Women are the majority of workers in any venture in Africa, and yet they are amongst the most vulnerable groups.
According to the Ethical Trading Initiative, approximately 190 million women work in global supply chains – in the factories, farms and packing houses that supply the world’s clothing, goods and food. For many of them, these jobs offer a promise of economic independence and a better future for them and their children.
But the harsh reality is that most of them work excessive hours, often in difficult and unsafe working conditions, with wages not enough to make ends meet.
Ingrained gender norms affect the types of work women do. Certain roles are associated with the woman such as sewing and stitching, the beauty industry, etc. While security and management jobs are exclusively held by men. In most cases, i.e. in factories, where a majority of the workers are female, nearly all of the supervisory and management positions are held by men. The lack of representation makes it hard for female workers to come forward and address the various challenges they face.
Why should Businesses act?
When businesses invest in the safety of working conditions and economic empowerment of women, they make an above-average contribution to poverty reduction and promote economic growth and a more sustainable future. This also reduces their business risks and can access large, unused potentials. It becomes a win-win situation.
According to the UN Guiding Principles on Business and Human Rights, companies are responsible for respecting the human rights of third parties, including the special rights of women, and for preventing, removing and remedying negative impacts on human rights. A human rights approach requires businesses to consider marginalized and potentially at-risk groups – and in many cases, women belong to these groups.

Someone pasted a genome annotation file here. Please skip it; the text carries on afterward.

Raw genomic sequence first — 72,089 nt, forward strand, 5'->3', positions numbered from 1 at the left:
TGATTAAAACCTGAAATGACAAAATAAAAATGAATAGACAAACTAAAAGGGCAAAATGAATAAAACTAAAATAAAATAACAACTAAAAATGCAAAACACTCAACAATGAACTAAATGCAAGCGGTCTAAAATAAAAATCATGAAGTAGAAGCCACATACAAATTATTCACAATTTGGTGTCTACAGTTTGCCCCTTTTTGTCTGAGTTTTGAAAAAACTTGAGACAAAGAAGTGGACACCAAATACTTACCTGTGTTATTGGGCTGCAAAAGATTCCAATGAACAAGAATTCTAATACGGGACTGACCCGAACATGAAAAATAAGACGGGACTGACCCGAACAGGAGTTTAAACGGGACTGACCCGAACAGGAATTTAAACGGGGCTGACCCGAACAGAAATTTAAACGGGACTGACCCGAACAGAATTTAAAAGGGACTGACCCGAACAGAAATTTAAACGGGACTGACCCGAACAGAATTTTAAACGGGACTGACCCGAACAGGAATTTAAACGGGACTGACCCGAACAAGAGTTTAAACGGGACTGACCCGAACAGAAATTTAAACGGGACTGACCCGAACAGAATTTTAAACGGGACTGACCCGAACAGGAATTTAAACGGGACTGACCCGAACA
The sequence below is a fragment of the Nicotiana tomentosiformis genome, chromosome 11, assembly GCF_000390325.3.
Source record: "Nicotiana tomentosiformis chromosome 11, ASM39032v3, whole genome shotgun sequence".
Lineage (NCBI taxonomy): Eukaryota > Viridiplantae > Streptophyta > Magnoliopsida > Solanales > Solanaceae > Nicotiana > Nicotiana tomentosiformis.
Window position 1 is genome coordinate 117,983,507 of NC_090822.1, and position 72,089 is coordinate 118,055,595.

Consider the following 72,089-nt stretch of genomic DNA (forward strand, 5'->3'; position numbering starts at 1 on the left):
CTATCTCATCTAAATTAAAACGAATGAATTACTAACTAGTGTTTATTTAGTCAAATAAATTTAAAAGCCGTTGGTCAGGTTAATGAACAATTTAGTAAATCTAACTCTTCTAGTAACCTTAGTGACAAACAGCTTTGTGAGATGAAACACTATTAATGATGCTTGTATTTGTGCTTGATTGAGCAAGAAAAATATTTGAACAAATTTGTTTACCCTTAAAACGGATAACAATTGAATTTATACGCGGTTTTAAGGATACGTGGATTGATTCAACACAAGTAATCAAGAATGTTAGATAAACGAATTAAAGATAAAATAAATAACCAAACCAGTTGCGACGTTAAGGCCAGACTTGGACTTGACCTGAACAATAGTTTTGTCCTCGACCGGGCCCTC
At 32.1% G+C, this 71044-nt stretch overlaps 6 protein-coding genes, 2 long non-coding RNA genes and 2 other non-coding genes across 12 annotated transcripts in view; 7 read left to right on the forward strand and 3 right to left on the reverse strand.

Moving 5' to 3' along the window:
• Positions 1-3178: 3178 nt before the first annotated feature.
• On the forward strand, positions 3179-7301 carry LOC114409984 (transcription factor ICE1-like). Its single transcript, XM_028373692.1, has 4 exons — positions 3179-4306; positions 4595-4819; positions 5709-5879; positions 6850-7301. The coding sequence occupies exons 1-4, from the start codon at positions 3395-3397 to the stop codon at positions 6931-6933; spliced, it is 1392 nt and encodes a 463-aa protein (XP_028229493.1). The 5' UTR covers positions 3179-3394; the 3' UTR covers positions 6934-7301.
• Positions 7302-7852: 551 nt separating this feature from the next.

Also let’s not forget about Sustainable Development Goal 5, which specifically focuses on women’s empowerment. The goal agreed on by the UN in 2015, explicitly states the need to achieve gender equality and empower all women and girls. Also, in June 2015, the heads of state and leaders of the G7 called on businesses worldwide to integrate the Women’s Empowerment Principles (WEPs) into their business activities. WEPs, a UN Women and the UN Global Compact initiative, are global principles that can help businesses to take targeted measures to support and empower women.
Goldman Sachs states that, if women’s income was at the same level as that of male workers, the GDP of the Eurozone would increase by 13%. In 15 of the larger developing countries, income per capita would grow 14% by 2020 and 20% by 2030.
According to FAO, if women had the same access to production facilities as men, agricultural output in 34 developing countries could increase by an estimated 4% on average. This would reduce the number of malnourished people by 17%, meaning up to 150 million fewer hungry.
Improving working conditions for women increases their productivity and reduces business risks.
It is good to note that businesses with 30% more women in senior management are 15% more profitable than those without women in senior management.
McKinsey Global Institute estimated in 2015 that if women were to participate in the economy identically to men, they could add as much as $28trn to the global annual gross domestic product by 2025 ̧ roughly equivalent to the size of the combined Chinese and US economies. Meaning, the creation of economic opportunities for women as a key intervention is required to bridge the gender gap.
The various statistics go ahead to back up the fact that creating equal economic opportunities for women as key interventions required to bridge the gender gap makes not only the corporate world but also the world at large become a better place.